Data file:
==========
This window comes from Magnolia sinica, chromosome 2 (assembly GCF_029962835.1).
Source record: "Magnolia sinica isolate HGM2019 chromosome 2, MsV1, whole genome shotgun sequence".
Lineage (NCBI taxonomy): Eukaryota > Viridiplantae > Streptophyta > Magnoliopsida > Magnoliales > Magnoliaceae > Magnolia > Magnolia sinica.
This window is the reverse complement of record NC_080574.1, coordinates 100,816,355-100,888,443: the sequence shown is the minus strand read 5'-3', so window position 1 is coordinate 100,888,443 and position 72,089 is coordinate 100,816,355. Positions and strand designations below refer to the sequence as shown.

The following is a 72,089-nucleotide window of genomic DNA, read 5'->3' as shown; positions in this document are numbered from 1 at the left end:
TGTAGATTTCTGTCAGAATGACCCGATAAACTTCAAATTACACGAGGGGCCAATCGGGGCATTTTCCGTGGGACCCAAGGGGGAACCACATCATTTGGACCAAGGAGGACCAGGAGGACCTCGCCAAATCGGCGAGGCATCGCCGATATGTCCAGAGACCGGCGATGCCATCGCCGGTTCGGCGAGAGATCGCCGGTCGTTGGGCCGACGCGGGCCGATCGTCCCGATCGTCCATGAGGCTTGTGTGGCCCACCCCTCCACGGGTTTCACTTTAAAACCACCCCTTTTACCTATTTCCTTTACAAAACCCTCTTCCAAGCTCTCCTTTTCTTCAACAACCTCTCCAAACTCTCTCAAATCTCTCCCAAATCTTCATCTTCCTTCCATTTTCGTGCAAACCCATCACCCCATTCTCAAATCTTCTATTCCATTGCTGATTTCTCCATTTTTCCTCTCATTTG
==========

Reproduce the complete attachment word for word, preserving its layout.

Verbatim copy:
This window comes from Magnolia sinica, chromosome 2 (assembly GCF_029962835.1).
Source record: "Magnolia sinica isolate HGM2019 chromosome 2, MsV1, whole genome shotgun sequence".
Lineage (NCBI taxonomy): Eukaryota > Viridiplantae > Streptophyta > Magnoliopsida > Magnoliales > Magnoliaceae > Magnolia > Magnolia sinica.
This window is the reverse complement of record NC_080574.1, coordinates 100,816,355-100,888,443: the sequence shown is the minus strand read 5'-3', so window position 1 is coordinate 100,888,443 and position 72,089 is coordinate 100,816,355. Positions and strand designations below refer to the sequence as shown.

The following is a 72,089-nucleotide window of genomic DNA, read 5'->3' as shown; positions in this document are numbered from 1 at the left end:
TGTAGATTTCTGTCAGAATGACCCGATAAACTTCAAATTACACGAGGGGCCAATCGGGGCATTTTCCGTGGGACCCAAGGGGGAACCACATCATTTGGACCAAGGAGGACCAGGAGGACCTCGCCAAATCGGCGAGGCATCGCCGATATGTCCAGAGACCGGCGATGCCATCGCCGGTTCGGCGAGAGATCGCCGGTCGTTGGGCCGACGCGGGCCGATCGTCCCGATCGTCCATGAGGCTTGTGTGGCCCACCCCTCCACGGGTTTCACTTTAAAACCACCCCTTTTACCTATTTCCTTTACAAAACCCTCTTCCAAGCTCTCCTTTTCTTCAACAACCTCTCCAAACTCTCTCAAATCTCTCCCAAATCTTCATCTTCCTTCCATTTTCGTGCAAACCCATCACCCCATTCTCAAATCTTCTATTCCATTGCTGATTTCTCCATTTTTCCTCTCATTTG